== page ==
Watch Adam Savage totally geek out comparing US and Soviet spacesuits

Originally published at: Watch Adam Savage totally geek out comparing US and Soviet spacesuits | Boing Boing


We had several US pressures suits and space suits at The Cosmosphere, including one Russian suit from Svetlana Savitskaya. The Russian suits were much lighter and more compact than the American suits.


I think it is because the Russians designed it just to work as effective as possible, the problem with the stuff made for NASA was always that it was designed by the aerospace company that made the best offer, but not neccessary the best design. I mean the Russians are using the Sojus spaceships for some 60 years now, that shit is reliable.


IIRC, the Cosmosphere has several Apollo lunar suits and a Russian Sokol suit.

The Apollo suits are EVA (Extra-Vehicular Activity) suits – suits built for use outside a spacecraft, featuring radiation and micrometeoroid protection, with self-contained life support systems, usually capable of long-duration (multi-hour) spacewalks.

The Sokol suits are IVA (Intra-Vehicular) only. They’re only designed to keep astronauts alive inside a spacecraft in the event of a cabin depressurization. Most IVA suits depend entirely on umbilical supplies from the spacecraft (some allow some very short-term disconnected mobility).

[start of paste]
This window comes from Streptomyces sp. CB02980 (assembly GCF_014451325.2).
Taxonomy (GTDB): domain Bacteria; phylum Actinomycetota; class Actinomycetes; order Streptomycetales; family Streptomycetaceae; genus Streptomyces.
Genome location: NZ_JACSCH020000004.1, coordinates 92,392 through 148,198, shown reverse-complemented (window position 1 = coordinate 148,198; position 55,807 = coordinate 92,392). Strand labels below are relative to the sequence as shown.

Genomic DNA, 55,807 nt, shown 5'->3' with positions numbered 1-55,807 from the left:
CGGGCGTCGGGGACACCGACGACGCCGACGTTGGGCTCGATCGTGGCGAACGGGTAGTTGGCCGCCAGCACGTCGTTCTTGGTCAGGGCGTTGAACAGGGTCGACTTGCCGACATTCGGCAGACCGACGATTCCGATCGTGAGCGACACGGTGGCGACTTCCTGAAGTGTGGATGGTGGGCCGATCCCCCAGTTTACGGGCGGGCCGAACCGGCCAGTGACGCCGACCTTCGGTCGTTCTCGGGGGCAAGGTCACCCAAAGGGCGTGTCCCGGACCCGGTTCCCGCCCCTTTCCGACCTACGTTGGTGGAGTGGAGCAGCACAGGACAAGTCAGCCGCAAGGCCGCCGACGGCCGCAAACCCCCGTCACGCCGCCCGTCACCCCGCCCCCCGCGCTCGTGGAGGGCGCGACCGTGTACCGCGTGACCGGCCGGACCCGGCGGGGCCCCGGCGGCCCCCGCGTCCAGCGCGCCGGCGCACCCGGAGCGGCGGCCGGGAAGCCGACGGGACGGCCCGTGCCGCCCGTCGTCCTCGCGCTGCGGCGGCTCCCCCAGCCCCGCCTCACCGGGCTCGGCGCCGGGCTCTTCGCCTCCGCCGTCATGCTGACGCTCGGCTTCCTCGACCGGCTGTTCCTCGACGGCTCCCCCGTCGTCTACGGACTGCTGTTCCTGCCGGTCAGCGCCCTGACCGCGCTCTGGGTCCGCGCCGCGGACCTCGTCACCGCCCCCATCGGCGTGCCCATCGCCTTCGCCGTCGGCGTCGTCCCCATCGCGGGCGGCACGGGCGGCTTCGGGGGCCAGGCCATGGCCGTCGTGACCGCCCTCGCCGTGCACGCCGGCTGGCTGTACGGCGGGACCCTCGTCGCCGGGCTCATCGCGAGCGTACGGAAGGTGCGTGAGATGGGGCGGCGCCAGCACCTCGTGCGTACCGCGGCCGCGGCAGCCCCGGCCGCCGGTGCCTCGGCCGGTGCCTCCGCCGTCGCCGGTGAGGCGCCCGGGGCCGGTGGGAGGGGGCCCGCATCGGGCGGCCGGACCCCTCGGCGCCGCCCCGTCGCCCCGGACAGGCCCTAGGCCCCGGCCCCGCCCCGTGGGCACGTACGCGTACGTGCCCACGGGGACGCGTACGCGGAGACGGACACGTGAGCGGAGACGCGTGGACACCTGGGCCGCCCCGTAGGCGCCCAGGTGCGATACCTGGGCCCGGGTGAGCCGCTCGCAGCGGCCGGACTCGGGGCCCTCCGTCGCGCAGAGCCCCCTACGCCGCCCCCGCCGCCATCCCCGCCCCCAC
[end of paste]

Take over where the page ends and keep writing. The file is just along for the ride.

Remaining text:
They are not designed to venture outside.

Russia’s Sokol suits are the equivalent of today’s SpaceX crew suit or the Boeing Starliner suit. In-cabin survival only.

The modern American equivalent of the Apollo suit is the ISS-based EMU suits They’re basically self-contained personal spaceships. No umbilicals needed.

The modern Russian EVA suit is the Orlan suit. Like the EMU and the Apollo suit, it’s a much bulkier (but much more capable!) unit than the Sokol or SpaceX or Boeing suits.

(I can geek out about this suff for hours :upside_down_face: )


That’s all true, but IIRC even compared to the shuttle era intra-vehicle suits, the Russian were smaller. I used to be able to quote the weights of the two for tours, but that was over 20 years ago!

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Yeah, the post-Challenger “pumpkin suits” – LES and especially the later ACES – were pretty bulky, it’s true.

ACES was the first US pressure suit that wasn’t specifically tailored to each individual.
They figured they wouldn’t have time for individual tailoring given the launch cadence they were hoping to achieve, so they just had multiple sizes to pick from, and suits were reusable.

And while they were technically IVA-only suits, both suits included parachutes, and they also needed to keep crew alive and afloat in case of ocean bailout. So, yeah, a bit bulky. :wink:

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